Jason Louthan
  • Male
  • Stillwater, OK
  • United States
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  • Ron Moore
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Jason Louthan's Discussions

New Future Firefighter

Started this discussion. Last reply by Padre Pete May 24, 2009. 16 Replies


Jason Louthan's Page

Profile Information

Type of Organization
Job Function
Training Officer
Years in Fire/EMS:
Primary Fire/EMS Department:
Oklahoma State University - Fire Service Training
Years With Department/Agency
Dept. Web Site:
Other Past or Current Departments and Organizations
Seiling Fire Department, Hilton Head Island Fire & Rescue
My Training:
BS OSU Fire Protection and Safety Technology, IFSAC FFII, Instructor II, NFA Course Design, Structural Collapse Tech level 2, Confined Space Tech level 2, Rope Tech level 2, Trench Tech level 2, VMR Tech level 2, EMT-B, Haz-Mat Ops
About Me:
I like traveling around providing training to the state fire department. To me there is no better feeling than knowing you are making a difference and helping others. I like being in the classroom just as that one difficult student has that ah-ha moment and really gets it.
Relationship Status:
Why I Joined Fire/EMS
I like helping others and making a difference. My father and grandfather were both firefighters.
Top Issues Facing Responders:
Training for the state regional rescue teams

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Comment Wall (12 comments)

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At 11:44pm on October 2, 2009, Ben Waller said…
Congratualtions, Jason.
At 9:43am on July 30, 2009, Chad Wyatt Ferris said…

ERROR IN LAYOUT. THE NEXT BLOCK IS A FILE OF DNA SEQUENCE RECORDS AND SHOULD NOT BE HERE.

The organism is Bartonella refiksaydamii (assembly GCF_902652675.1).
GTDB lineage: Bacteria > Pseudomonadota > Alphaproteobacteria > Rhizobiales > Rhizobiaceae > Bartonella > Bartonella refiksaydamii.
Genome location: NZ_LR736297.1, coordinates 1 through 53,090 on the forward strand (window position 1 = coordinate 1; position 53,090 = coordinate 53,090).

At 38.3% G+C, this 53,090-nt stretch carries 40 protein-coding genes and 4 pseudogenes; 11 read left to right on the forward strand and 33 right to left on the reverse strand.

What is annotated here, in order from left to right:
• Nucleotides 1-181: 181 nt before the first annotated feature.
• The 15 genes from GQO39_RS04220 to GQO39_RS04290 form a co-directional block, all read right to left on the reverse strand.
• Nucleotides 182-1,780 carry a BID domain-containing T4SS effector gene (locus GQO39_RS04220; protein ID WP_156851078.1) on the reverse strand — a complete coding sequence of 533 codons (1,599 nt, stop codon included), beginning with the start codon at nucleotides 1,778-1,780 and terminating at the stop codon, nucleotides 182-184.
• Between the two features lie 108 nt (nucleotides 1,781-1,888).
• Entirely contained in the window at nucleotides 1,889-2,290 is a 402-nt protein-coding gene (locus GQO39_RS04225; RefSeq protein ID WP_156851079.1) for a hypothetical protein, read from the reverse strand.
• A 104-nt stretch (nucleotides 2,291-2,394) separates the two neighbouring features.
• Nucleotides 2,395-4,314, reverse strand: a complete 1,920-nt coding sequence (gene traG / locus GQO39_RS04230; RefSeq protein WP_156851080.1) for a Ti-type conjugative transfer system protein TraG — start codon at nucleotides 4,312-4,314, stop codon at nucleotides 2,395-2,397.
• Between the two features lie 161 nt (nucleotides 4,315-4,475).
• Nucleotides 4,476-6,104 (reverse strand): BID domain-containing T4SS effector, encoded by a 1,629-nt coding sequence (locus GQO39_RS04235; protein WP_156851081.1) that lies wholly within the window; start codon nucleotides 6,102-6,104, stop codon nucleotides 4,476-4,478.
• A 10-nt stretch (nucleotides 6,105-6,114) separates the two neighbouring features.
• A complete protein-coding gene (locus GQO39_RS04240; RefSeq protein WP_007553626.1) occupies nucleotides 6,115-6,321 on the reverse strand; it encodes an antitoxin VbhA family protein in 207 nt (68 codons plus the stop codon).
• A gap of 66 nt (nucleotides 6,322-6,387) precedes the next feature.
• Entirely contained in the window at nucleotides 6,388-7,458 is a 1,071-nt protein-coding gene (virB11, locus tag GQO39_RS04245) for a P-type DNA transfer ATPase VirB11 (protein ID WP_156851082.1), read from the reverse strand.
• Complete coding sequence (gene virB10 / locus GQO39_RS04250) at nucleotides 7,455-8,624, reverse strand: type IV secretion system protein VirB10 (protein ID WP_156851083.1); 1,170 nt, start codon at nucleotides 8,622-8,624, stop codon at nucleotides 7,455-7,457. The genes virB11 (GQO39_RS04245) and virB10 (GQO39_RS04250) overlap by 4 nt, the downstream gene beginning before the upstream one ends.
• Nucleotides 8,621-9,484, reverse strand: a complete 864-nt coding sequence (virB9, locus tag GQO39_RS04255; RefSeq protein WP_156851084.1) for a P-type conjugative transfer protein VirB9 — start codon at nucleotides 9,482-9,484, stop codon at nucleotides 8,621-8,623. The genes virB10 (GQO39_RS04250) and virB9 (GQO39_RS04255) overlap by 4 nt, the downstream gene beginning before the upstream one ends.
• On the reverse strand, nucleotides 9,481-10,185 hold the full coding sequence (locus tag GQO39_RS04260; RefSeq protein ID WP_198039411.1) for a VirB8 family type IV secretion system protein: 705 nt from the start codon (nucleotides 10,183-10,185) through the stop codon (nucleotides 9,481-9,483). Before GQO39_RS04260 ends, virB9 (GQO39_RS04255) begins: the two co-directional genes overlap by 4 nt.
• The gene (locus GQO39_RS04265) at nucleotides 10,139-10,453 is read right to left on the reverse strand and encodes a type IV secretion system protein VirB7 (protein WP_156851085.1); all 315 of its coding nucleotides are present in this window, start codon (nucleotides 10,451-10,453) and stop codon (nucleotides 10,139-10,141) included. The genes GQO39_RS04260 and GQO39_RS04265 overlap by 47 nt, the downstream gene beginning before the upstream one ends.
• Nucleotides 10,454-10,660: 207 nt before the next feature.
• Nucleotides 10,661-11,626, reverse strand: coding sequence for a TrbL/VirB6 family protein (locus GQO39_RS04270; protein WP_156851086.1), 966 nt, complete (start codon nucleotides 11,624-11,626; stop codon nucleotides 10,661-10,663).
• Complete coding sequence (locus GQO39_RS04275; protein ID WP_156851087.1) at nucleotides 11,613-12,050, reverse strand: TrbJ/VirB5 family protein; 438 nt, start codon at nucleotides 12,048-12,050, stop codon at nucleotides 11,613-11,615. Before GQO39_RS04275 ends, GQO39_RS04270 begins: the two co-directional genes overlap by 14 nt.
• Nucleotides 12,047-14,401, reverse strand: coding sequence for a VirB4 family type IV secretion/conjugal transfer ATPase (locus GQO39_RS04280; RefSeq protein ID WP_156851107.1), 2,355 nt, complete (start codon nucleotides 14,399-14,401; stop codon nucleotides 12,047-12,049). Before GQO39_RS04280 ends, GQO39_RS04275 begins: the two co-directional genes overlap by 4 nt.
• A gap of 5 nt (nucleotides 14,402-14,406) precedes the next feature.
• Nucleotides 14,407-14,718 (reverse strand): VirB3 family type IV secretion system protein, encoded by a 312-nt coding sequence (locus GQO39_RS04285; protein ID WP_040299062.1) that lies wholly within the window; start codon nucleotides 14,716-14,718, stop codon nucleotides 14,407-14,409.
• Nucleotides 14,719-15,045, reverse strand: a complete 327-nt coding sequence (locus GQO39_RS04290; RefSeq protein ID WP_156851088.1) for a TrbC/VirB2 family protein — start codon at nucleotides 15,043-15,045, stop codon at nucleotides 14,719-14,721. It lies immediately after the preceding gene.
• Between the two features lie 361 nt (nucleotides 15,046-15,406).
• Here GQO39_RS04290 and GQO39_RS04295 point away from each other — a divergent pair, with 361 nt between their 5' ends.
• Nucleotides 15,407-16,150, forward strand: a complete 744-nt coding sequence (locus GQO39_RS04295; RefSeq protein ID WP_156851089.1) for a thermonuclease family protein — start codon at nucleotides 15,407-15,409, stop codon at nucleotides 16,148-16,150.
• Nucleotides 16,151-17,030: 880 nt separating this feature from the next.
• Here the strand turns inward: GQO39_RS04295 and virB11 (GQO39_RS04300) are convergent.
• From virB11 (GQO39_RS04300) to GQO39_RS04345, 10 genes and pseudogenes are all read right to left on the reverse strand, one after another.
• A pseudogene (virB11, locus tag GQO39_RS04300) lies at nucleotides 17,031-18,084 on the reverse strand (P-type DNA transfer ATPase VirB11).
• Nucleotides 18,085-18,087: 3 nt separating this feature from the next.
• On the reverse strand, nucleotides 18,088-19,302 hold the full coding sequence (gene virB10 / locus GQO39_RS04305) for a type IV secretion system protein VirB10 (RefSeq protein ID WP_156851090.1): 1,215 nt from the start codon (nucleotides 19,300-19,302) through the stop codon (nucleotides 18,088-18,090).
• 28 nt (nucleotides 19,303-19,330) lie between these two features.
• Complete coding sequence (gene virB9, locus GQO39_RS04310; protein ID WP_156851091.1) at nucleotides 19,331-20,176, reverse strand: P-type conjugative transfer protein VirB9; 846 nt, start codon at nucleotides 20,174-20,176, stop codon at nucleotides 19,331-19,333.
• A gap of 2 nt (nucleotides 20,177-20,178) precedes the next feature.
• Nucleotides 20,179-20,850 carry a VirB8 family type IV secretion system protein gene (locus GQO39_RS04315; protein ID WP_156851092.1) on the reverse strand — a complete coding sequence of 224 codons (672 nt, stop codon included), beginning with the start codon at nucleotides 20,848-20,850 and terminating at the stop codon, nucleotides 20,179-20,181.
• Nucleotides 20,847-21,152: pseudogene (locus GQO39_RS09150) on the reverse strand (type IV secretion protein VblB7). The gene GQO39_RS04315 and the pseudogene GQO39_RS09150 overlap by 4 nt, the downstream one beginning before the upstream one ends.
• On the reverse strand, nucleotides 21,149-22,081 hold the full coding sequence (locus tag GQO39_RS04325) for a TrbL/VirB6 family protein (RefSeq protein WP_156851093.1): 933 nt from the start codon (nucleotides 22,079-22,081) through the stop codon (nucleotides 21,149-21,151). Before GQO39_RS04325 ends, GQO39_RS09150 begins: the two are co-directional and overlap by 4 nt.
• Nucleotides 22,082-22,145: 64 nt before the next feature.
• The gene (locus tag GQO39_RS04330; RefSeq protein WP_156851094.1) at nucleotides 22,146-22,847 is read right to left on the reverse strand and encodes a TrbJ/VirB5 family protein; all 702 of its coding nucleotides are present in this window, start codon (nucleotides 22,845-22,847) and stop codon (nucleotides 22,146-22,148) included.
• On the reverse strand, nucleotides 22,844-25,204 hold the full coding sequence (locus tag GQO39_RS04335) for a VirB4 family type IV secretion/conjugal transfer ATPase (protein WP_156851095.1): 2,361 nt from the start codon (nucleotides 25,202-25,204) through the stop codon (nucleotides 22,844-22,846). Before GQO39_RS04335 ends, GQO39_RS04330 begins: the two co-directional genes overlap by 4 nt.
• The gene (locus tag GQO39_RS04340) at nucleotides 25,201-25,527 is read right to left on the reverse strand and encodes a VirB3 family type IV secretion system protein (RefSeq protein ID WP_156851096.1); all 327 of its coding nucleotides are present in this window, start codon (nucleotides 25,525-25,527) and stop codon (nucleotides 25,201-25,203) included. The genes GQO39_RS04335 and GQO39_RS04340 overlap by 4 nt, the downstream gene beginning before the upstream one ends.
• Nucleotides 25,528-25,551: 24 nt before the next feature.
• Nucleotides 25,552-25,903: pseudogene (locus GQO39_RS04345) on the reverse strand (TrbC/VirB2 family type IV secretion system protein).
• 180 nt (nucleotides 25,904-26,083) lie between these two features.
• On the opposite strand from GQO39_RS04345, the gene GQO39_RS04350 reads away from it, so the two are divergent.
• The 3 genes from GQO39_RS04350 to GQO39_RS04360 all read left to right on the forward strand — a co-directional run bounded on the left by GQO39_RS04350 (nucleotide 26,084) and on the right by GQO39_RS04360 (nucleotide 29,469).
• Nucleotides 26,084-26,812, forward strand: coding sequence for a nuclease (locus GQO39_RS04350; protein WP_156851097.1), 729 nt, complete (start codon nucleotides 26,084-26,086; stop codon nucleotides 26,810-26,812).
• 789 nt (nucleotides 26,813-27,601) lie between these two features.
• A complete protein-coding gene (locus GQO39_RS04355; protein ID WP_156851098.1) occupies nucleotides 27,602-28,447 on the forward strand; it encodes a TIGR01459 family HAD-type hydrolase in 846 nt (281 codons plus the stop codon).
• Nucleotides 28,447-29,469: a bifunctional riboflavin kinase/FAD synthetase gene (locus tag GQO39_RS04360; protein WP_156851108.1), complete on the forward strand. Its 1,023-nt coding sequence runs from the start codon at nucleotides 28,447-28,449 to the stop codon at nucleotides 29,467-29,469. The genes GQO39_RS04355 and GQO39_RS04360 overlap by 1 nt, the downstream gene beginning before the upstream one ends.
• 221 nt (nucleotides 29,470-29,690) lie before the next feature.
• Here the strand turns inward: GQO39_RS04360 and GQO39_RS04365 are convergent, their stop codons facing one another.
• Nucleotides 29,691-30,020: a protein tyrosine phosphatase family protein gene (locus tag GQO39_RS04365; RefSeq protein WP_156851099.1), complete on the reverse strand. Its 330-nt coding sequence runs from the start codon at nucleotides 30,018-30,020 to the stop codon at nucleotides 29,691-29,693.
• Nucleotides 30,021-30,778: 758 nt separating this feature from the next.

Writing for Bartles & James?
At 10:00pm on April 1, 2009, Travis Hollis said…
Thanks for the add...hope all is well with you.
At 10:58pm on March 12, 2009, GFDone said…
Do you have much to do with the Haz-Mat classes at OSU-FST? I think Tahlequah FD is trying to set up some.
Chief Kimble
At 9:44pm on March 1, 2009, Ben Waller said…
We use the Marine Corps heat index chart.
We do basic rehab for green and yellow flag conditions.
We restrict some activities to cooler parts of the day to avoid red flag conditions, and we only do short work periods for training.
For black flag, we only run calls, don't do any outside work at the station, and don't do anyoutside training unless it's critical.

I'll see if I can get a copy of the policy.
The chart and related information is at: http://safetycenter.navy.mil/ashore/articles/recreation/heatindexmarine.htm and http://www.iiimef.usmc.mil/wx/HeatIndex.htm
At 8:21pm on February 18, 2009, Ben Waller said…
The second truck company isn't going to happen and time soon.
At 8:19pm on February 18, 2009, Ben Waller said…
The new engines are the result of a well-designed plan by Chief Lucas, Deputy Chief Boring, and a pretty good apparatus committee.

The refurbs are being traded in - we still have old Engine 7 and Engine 8, but they're permenantly out of service.
At 9:38pm on February 17, 2009, Ben Waller said…
This is what our new Crimson Fire/Spartan MetroStar engine look like. They are all identical except for the unit ID plates.